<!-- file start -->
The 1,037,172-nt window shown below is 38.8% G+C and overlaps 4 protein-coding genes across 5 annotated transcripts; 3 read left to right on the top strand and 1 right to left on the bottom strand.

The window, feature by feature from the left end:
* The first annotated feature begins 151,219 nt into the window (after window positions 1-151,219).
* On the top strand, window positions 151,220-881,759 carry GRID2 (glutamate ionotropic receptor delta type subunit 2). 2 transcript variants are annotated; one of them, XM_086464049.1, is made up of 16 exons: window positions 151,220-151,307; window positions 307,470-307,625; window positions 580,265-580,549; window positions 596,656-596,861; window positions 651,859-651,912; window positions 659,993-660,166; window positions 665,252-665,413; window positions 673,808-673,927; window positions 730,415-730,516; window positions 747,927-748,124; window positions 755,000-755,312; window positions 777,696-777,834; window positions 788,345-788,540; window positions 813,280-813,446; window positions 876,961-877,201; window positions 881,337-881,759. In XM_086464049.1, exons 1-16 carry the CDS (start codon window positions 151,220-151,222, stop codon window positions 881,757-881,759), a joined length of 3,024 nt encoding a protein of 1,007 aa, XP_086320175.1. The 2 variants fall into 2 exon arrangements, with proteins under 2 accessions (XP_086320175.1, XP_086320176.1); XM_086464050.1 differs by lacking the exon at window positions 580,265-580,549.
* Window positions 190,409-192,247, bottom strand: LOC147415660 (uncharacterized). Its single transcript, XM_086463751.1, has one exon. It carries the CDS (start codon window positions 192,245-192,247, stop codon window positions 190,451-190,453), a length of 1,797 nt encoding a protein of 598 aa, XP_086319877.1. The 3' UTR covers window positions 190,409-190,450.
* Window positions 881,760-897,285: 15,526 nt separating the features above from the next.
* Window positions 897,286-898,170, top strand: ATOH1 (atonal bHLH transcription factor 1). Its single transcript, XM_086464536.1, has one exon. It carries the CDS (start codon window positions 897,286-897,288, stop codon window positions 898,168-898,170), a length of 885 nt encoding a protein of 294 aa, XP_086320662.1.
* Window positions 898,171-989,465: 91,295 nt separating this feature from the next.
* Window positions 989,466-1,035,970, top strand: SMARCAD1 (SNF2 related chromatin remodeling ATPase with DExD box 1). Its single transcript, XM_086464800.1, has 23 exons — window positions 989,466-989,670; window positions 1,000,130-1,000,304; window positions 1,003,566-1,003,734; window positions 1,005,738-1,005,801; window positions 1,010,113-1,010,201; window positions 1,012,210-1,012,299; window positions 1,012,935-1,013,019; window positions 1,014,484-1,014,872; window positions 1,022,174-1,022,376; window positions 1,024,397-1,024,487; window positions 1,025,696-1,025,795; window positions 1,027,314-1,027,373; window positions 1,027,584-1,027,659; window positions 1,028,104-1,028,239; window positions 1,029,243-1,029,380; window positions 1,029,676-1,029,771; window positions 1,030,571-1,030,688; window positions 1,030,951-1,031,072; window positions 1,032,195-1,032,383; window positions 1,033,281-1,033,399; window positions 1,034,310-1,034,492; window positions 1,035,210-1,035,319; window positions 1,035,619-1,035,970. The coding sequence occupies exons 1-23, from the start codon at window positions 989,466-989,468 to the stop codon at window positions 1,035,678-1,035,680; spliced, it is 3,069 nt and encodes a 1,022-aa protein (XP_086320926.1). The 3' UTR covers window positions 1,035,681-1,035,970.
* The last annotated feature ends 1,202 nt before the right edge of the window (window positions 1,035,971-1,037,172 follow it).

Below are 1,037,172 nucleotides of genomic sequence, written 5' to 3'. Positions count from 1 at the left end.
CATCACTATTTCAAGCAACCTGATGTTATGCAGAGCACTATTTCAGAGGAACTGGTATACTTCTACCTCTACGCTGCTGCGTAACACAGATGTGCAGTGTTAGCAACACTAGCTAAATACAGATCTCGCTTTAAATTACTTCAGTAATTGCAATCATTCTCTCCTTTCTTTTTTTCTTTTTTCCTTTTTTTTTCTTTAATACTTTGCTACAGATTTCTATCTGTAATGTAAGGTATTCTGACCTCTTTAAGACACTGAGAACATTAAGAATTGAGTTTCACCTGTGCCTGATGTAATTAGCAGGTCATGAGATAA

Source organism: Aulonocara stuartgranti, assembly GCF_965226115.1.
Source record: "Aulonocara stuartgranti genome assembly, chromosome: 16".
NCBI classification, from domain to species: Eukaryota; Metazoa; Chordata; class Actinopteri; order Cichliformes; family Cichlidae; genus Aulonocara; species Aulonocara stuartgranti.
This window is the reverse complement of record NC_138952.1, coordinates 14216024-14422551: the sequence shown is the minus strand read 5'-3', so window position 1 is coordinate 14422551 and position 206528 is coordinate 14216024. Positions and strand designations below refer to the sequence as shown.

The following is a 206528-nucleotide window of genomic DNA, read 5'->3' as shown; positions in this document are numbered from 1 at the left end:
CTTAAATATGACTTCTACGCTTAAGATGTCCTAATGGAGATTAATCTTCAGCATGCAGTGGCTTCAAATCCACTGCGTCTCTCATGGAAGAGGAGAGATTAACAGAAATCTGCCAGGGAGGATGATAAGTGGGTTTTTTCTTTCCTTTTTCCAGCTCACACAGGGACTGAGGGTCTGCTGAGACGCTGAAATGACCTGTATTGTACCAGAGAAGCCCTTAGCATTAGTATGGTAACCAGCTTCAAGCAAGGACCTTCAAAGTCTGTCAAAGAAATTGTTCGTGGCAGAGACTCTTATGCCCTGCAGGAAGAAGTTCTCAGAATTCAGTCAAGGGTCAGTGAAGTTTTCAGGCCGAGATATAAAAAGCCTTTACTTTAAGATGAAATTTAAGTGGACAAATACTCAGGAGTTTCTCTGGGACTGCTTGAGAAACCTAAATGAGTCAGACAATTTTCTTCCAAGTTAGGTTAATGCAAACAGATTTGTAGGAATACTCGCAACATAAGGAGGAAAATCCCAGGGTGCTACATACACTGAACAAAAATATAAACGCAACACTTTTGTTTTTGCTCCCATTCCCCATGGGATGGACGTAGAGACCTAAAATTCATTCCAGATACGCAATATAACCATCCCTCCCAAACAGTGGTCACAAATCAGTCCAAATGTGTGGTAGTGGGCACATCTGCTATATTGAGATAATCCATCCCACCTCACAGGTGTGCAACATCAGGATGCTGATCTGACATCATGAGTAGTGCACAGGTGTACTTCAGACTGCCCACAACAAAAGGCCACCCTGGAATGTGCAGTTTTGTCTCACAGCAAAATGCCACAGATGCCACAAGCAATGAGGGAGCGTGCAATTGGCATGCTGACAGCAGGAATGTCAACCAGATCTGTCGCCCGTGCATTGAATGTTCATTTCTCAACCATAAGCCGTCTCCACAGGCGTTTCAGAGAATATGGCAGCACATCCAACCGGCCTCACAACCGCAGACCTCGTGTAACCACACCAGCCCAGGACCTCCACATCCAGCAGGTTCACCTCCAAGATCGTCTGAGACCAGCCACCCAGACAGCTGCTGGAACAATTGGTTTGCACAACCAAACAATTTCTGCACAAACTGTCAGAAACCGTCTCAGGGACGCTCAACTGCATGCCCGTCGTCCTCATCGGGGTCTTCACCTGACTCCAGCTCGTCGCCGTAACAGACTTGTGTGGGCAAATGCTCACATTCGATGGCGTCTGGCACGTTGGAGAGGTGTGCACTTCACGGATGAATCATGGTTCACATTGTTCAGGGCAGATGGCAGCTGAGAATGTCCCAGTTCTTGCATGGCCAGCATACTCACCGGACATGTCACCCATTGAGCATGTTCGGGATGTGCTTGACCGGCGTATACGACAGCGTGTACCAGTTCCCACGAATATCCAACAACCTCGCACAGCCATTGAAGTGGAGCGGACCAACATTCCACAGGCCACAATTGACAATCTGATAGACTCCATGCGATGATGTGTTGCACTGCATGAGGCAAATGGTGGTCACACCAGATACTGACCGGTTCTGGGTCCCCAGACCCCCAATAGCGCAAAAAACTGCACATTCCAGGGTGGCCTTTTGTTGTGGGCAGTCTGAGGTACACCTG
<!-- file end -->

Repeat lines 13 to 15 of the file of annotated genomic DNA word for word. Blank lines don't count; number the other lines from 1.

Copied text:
Source organism: Aulonocara stuartgranti, assembly GCF_965226115.1.
Source record: "Aulonocara stuartgranti genome assembly, chromosome: 16".
NCBI classification, from domain to species: Eukaryota; Metazoa; Chordata; class Actinopteri; order Cichliformes; family Cichlidae; genus Aulonocara; species Aulonocara stuartgranti.